Data protection law; what employers need to know

Data protection has become much more stringent in the last few years and is now governed in the UK by the Data Protection Act 2018 (DPA 2018), alongside the introduction of the more recent UK General Data Protection Regulation (UK GDPR) which came into effect at the start of 2021.

As you can imagine it’s a complex and wide-ranging topic, and one that impacts businesses both in their day-to-day operations and their longer-term plans.

What is GDPR and why do I need to comply with it?

GDPR is in place to protect individuals in relation to the processing of their personal data. In the UK this is monitored by The Information Commissioners Office (ICO), who have the power to take action against any reported breaches.

In an employment context it concerns the processing of personal data where employees are the data subjects and employers are the data controllers. It focuses on the methods organisations use to collect, process and store information and the different technology being used to do that.

How is data processing defined by GDPR?

The processing of personal data is defined by GDPR in the following ways:

– Collection, recording, organisation, structuring or storage

– Adaption or alteration

– Retrieval, consultation or use

– Disclosure by transmission, dissemination or otherwise making available

– Alignment or combination

– Restriction, destruction or erasure

The key data protection principles of GDPR

Employers must comply with the following key principles of GDPR when managing and storing employee data:

Lawfulness, fairness, and transparency: Personal data must be processed lawfully, fairly and in a transparent manner in relation to the data subject.

Purpose limitation: Personal data must be collected only for specified, explicit and legitimate purposes and not further processed in a manner that is incompatible with those purposes.

Data minimisation: Personal data must be adequate, relevant and limited to what is necessary in relation to the purposes for which it is processed.

Accuracy: Personal data must be accurate and, where necessary, kept up to date. Every reasonable step must be taken to ensure that personal data that is inaccurate is erased or rectified without delay.

Storage limitation: Personal data kept in a way that permits identification of data subjects must be kept for no longer than is necessary once it has been processed.  There are some exceptions that allow data to be stored for longer periods such as archiving in the public interest, scientific or historical research or statistical purposes (but technical and organisational safeguarding measures are still required to protect the data subjects).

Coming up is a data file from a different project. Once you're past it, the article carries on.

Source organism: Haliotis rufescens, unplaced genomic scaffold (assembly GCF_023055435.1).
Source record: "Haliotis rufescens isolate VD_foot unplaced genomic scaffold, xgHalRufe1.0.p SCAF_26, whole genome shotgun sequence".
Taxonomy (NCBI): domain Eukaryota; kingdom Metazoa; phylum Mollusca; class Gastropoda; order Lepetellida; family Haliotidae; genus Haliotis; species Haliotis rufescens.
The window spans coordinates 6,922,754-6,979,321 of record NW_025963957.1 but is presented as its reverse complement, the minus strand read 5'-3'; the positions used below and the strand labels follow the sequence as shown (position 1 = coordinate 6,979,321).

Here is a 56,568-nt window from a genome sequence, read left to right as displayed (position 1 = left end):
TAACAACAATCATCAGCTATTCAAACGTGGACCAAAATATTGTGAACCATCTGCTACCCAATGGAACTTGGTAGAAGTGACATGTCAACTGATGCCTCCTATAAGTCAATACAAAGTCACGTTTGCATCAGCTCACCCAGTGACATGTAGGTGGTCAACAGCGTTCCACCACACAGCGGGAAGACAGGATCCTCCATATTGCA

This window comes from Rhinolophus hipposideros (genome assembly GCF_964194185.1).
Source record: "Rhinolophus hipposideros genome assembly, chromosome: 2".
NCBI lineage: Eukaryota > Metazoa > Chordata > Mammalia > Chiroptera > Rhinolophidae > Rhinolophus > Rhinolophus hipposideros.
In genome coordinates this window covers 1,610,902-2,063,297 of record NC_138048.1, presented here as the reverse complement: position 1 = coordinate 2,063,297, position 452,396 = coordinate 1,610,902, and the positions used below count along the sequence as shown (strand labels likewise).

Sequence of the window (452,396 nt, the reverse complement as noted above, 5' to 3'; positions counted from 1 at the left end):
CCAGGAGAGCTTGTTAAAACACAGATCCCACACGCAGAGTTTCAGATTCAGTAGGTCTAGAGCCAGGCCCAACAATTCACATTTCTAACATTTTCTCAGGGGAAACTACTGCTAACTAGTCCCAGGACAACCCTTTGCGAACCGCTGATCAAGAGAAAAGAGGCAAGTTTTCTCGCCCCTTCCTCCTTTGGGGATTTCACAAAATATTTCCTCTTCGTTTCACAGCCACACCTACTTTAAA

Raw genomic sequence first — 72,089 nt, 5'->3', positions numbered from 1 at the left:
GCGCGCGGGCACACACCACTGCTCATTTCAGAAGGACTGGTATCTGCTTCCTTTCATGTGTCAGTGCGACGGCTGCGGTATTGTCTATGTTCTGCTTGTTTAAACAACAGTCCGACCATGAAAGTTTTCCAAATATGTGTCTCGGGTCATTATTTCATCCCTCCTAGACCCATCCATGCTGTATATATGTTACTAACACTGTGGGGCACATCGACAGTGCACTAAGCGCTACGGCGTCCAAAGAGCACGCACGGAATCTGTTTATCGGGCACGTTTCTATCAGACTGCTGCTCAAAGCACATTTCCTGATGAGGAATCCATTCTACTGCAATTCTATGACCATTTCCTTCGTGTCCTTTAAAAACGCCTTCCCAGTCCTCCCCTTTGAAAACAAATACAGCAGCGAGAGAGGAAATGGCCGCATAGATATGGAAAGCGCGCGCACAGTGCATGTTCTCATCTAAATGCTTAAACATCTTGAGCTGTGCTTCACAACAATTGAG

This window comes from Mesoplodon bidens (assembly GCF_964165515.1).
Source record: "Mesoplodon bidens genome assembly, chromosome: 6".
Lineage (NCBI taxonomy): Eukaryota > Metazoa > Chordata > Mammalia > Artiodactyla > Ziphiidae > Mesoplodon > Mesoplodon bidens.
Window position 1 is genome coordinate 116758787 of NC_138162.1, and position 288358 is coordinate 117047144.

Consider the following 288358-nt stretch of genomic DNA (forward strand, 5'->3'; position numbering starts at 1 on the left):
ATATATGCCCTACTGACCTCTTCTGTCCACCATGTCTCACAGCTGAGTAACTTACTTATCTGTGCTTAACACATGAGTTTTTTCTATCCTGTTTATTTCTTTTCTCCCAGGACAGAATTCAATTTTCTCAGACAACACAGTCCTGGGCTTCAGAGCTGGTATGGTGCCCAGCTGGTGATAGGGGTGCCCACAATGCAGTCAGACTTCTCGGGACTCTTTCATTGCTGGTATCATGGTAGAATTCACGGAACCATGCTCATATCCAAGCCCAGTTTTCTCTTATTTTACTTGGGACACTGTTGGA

Integrity and confidentiality: Personal data must be processed in a manner that ensures appropriate security, including protection against unauthorised or unlawful processing and against accidental loss, destruction or damage.

Accountability: The controller is responsible for, and must be able to demonstrate compliance with the other data protection principles.

What is personal data?

It’s important to define what is considered personal data and what responsibilities employers have in terms of managing this.

Personal data is any information relating to an identified or identifiable living individual. In an employment context this can include an employee’s name, address, date of birth, next of kin and emergency contact details.

It can also cover data relating to their role such as pay, social security and pensions, sickness and holiday records, attendance, and performance records. Under certain circumstances it can also extend to email correspondence involving them.

Special categories of personal data

There are also other types of personal data that employers may have access to but that need protecting, GDPR identifies these as “special categories of personal data” and they include:

– Racial or ethnic origin

– Political opinions

– Religious or philosophical beliefs

– Trade union membership

– Genetic data

– Biometric data that uniquely identifies an individual

– Data concerning health

– Data concerning a person’s sex life or sexual orientation

Additional safeguards and obligations are in place to protect special categories of data and it can only be processed in limited circumstances and with the consent of the employee.

What should be covered in an employee data protection policy

We always recommend businesses have a detailed policy on data that covers not just employee data, but also data relating to customers, suppliers and other business partners.

Ideally an employee related data protection policy should cover the following key points:

– What data is held

– The purpose for holding that data

– How that data is processed

– Who that data is shared with

– How long it is kept for

– A process for employees to access their own personal data

An employer’s processes and systems must be designed to protect the data it holds in line with the policy and the data protection legislation.

Ways to better understand data protection law

The ICO created an Employment Practices Code to help employers better understand what they need to do to comply with data protection law and to encourage best practice. It’s quite a lengthy document but useful for reference as it covers the following topics:

– Recruitment and selection

– Employment records

– Monitoring at work

– Information about workers health

You can take a look at the code here.

Alternatively, you could speak to an expert from our friendly team who can talk through your needs and help tailor a policy to your exact specification. Contact us here.